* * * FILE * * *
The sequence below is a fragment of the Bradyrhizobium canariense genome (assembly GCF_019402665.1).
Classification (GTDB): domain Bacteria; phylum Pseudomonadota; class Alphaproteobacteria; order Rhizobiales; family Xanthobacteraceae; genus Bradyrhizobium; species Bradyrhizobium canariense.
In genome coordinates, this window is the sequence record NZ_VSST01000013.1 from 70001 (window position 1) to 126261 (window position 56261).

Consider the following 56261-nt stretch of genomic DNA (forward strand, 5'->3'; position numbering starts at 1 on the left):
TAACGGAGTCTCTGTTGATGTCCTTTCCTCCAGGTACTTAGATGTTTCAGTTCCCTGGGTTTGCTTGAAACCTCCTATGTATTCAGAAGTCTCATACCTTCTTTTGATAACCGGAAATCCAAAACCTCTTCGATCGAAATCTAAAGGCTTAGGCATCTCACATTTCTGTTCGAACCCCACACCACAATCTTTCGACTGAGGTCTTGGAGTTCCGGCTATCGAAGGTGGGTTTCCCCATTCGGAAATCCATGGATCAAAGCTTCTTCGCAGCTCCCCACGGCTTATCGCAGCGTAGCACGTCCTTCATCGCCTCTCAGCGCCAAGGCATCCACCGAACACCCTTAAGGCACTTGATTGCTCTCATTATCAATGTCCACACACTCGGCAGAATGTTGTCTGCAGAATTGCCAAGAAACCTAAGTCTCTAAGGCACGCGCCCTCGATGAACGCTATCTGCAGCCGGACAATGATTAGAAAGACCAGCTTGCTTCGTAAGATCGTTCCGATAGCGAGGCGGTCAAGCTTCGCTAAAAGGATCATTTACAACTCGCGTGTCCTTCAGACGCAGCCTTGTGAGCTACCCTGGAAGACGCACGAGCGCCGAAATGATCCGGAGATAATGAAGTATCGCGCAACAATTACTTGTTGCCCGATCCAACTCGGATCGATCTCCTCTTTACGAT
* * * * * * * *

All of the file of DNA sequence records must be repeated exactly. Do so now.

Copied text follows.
The sequence below is a fragment of the Bradyrhizobium canariense genome (assembly GCF_019402665.1).
Classification (GTDB): domain Bacteria; phylum Pseudomonadota; class Alphaproteobacteria; order Rhizobiales; family Xanthobacteraceae; genus Bradyrhizobium; species Bradyrhizobium canariense.
In genome coordinates, this window is the sequence record NZ_VSST01000013.1 from 70001 (window position 1) to 126261 (window position 56261).

Consider the following 56261-nt stretch of genomic DNA (forward strand, 5'->3'; position numbering starts at 1 on the left):
TAACGGAGTCTCTGTTGATGTCCTTTCCTCCAGGTACTTAGATGTTTCAGTTCCCTGGGTTTGCTTGAAACCTCCTATGTATTCAGAAGTCTCATACCTTCTTTTGATAACCGGAAATCCAAAACCTCTTCGATCGAAATCTAAAGGCTTAGGCATCTCACATTTCTGTTCGAACCCCACACCACAATCTTTCGACTGAGGTCTTGGAGTTCCGGCTATCGAAGGTGGGTTTCCCCATTCGGAAATCCATGGATCAAAGCTTCTTCGCAGCTCCCCACGGCTTATCGCAGCGTAGCACGTCCTTCATCGCCTCTCAGCGCCAAGGCATCCACCGAACACCCTTAAGGCACTTGATTGCTCTCATTATCAATGTCCACACACTCGGCAGAATGTTGTCTGCAGAATTGCCAAGAAACCTAAGTCTCTAAGGCACGCGCCCTCGATGAACGCTATCTGCAGCCGGACAATGATTAGAAAGACCAGCTTGCTTCGTAAGATCGTTCCGATAGCGAGGCGGTCAAGCTTCGCTAAAAGGATCATTTACAACTCGCGTGTCCTTCAGACGCAGCCTTGTGAGCTACCCTGGAAGACGCACGAGCGCCGAAATGATCCGGAGATAATGAAGTATCGCGCAACAATTACTTGTTGCCCGATCCAACTCGGATCGATCTCCTCTTTACGAT